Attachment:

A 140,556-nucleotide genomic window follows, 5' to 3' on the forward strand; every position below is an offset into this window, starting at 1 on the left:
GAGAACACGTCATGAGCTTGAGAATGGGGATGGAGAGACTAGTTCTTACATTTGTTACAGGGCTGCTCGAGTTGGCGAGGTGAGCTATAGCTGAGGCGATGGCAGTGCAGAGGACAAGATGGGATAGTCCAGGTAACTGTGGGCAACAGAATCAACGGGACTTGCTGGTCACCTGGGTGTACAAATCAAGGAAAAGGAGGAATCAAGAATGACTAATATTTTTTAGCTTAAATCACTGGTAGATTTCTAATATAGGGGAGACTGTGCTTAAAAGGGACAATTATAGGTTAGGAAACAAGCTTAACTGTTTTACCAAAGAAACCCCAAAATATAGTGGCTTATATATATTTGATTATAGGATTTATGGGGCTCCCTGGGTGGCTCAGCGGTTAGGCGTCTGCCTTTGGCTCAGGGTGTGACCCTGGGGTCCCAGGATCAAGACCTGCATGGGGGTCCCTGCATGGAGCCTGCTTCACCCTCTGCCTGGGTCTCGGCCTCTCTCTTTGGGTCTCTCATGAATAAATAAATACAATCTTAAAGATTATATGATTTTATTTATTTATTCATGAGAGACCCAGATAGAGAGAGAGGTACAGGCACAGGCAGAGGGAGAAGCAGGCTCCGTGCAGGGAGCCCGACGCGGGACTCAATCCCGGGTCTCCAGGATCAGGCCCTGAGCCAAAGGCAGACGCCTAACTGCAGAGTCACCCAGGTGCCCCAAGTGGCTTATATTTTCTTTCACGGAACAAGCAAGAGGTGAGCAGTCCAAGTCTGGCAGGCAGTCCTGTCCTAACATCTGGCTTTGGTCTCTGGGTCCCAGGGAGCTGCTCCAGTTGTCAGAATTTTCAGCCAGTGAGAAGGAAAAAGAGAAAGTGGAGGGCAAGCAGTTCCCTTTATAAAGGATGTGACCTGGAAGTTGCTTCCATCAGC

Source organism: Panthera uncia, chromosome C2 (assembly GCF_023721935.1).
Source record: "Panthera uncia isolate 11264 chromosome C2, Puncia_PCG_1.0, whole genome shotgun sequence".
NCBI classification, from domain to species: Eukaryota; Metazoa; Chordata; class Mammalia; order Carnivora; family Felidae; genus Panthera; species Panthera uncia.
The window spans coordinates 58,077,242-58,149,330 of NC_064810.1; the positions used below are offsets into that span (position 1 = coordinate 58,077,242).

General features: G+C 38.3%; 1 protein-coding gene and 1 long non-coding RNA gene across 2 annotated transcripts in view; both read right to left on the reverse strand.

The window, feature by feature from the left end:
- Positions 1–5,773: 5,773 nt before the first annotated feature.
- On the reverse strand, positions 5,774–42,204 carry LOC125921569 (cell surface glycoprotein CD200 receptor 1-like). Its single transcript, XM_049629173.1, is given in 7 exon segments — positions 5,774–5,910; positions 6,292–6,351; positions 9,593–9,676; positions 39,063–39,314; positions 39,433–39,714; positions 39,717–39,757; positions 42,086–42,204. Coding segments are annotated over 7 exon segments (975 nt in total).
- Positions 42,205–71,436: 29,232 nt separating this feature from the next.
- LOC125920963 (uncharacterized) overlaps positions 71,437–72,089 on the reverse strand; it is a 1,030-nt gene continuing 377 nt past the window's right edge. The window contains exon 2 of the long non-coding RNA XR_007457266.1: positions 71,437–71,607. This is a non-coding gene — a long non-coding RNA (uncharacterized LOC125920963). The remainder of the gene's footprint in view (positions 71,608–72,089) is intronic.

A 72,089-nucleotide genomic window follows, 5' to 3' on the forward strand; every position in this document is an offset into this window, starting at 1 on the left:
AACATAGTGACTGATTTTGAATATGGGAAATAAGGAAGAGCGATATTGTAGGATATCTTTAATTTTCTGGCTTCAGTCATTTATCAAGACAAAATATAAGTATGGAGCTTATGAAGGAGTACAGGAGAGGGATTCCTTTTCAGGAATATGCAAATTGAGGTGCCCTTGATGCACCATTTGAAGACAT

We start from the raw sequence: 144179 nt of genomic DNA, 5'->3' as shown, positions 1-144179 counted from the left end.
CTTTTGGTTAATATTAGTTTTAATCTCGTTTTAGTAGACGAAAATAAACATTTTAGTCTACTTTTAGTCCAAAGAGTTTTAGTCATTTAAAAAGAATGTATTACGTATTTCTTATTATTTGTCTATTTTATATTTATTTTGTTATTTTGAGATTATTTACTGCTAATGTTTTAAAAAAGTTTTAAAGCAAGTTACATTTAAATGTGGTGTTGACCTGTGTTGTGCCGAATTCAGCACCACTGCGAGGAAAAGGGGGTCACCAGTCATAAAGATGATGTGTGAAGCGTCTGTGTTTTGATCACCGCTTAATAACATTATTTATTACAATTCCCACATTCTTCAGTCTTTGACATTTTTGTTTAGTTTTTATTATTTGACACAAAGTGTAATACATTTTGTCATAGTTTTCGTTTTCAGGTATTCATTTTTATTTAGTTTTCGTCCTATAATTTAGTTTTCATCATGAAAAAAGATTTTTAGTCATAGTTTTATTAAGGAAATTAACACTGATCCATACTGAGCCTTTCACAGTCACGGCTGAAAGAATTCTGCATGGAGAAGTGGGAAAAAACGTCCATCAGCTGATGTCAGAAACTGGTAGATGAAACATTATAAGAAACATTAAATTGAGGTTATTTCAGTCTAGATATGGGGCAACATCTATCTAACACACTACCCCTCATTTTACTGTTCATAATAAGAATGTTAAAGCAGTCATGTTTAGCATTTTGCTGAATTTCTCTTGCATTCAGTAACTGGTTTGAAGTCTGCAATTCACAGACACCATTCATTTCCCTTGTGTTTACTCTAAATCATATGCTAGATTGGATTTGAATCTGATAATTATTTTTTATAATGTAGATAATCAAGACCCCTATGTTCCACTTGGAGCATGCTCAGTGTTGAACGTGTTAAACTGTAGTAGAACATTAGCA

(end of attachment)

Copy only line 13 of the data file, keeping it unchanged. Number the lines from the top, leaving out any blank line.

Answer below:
A 72,089-nucleotide genomic window follows, 5' to 3' on the forward strand; every position in this document is an offset into this window, starting at 1 on the left: